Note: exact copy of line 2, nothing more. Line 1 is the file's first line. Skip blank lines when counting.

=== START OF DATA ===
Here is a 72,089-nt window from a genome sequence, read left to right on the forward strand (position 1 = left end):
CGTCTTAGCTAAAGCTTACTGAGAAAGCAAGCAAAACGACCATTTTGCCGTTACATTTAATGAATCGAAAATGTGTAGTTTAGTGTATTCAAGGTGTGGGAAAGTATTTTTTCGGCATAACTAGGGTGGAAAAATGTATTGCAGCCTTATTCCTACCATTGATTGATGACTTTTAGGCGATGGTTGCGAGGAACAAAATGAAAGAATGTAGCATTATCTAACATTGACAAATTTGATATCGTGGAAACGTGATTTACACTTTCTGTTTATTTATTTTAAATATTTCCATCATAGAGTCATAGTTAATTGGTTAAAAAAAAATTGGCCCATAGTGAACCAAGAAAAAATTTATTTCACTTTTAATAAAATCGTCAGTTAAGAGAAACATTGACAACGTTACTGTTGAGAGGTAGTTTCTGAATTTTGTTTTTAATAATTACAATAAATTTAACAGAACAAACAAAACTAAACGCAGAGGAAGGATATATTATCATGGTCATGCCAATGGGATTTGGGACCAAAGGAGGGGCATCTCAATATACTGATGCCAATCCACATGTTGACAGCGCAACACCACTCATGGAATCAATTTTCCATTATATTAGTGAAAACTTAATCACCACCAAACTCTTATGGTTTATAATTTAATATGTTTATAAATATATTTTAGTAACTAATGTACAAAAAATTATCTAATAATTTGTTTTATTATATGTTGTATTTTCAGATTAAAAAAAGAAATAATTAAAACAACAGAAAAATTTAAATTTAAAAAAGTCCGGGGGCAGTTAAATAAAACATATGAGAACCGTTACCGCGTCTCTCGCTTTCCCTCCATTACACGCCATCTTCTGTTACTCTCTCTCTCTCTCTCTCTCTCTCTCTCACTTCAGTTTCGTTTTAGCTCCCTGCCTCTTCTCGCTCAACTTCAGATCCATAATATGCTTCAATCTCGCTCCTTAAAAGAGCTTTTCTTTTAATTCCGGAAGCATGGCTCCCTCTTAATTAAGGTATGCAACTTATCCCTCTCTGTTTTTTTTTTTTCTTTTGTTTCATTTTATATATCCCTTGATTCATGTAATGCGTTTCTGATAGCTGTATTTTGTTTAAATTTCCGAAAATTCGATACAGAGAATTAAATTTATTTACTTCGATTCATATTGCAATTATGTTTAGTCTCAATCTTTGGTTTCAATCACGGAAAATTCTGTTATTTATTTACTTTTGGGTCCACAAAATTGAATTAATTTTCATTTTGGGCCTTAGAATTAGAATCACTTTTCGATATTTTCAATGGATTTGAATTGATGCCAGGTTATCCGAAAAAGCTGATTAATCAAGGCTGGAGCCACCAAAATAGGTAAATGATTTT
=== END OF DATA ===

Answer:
CGTCTTAGCTAAAGCTTACTGAGAAAGCAAGCAAAACGACCATTTTGCCGTTACATTTAATGAATCGAAAATGTGTAGTTTAGTGTATTCAAGGTGTGGGAAAGTATTTTTTCGGCATAACTAGGGTGGAAAAATGTATTGCAGCCTTATTCCTACCATTGATTGATGACTTTTAGGCGATGGTTGCGAGGAACAAAATGAAAGAATGTAGCATTATCTAACATTGACAAATTTGATATCGTGGAAACGTGATTTACACTTTCTGTTTATTTATTTTAAATATTTCCATCATAGAGTCATAGTTAATTGGTTAAAAAAAAATTGGCCCATAGTGAACCAAGAAAAAATTTATTTCACTTTTAATAAAATCGTCAGTTAAGAGAAACATTGACAACGTTACTGTTGAGAGGTAGTTTCTGAATTTTGTTTTTAATAATTACAATAAATTTAACAGAACAAACAAAACTAAACGCAGAGGAAGGATATATTATCATGGTCATGCCAATGGGATTTGGGACCAAAGGAGGGGCATCTCAATATACTGATGCCAATCCACATGTTGACAGCGCAACACCACTCATGGAATCAATTTTCCATTATATTAGTGAAAACTTAATCACCACCAAACTCTTATGGTTTATAATTTAATATGTTTATAAATATATTTTAGTAACTAATGTACAAAAAATTATCTAATAATTTGTTTTATTATATGTTGTATTTTCAGATTAAAAAAAGAAATAATTAAAACAACAGAAAAATTTAAATTTAAAAAAGTCCGGGGGCAGTTAAATAAAACATATGAGAACCGTTACCGCGTCTCTCGCTTTCCCTCCATTACACGCCATCTTCTGTTACTCTCTCTCTCTCTCTCTCTCTCTCTCTCACTTCAGTTTCGTTTTAGCTCCCTGCCTCTTCTCGCTCAACTTCAGATCCATAATATGCTTCAATCTCGCTCCTTAAAAGAGCTTTTCTTTTAATTCCGGAAGCATGGCTCCCTCTTAATTAAGGTATGCAACTTATCCCTCTCTGTTTTTTTTTTTTCTTTTGTTTCATTTTATATATCCCTTGATTCATGTAATGCGTTTCTGATAGCTGTATTTTGTTTAAATTTCCGAAAATTCGATACAGAGAATTAAATTTATTTACTTCGATTCATATTGCAATTATGTTTAGTCTCAATCTTTGGTTTCAATCACGGAAAATTCTGTTATTTATTTACTTTTGGGTCCACAAAATTGAATTAATTTTCATTTTGGGCCTTAGAATTAGAATCACTTTTCGATATTTTCAATGGATTTGAATTGATGCCAGGTTATCCGAAAAAGCTGATTAATCAAGGCTGGAGCCACCAAAATAGGTAAATGATTTT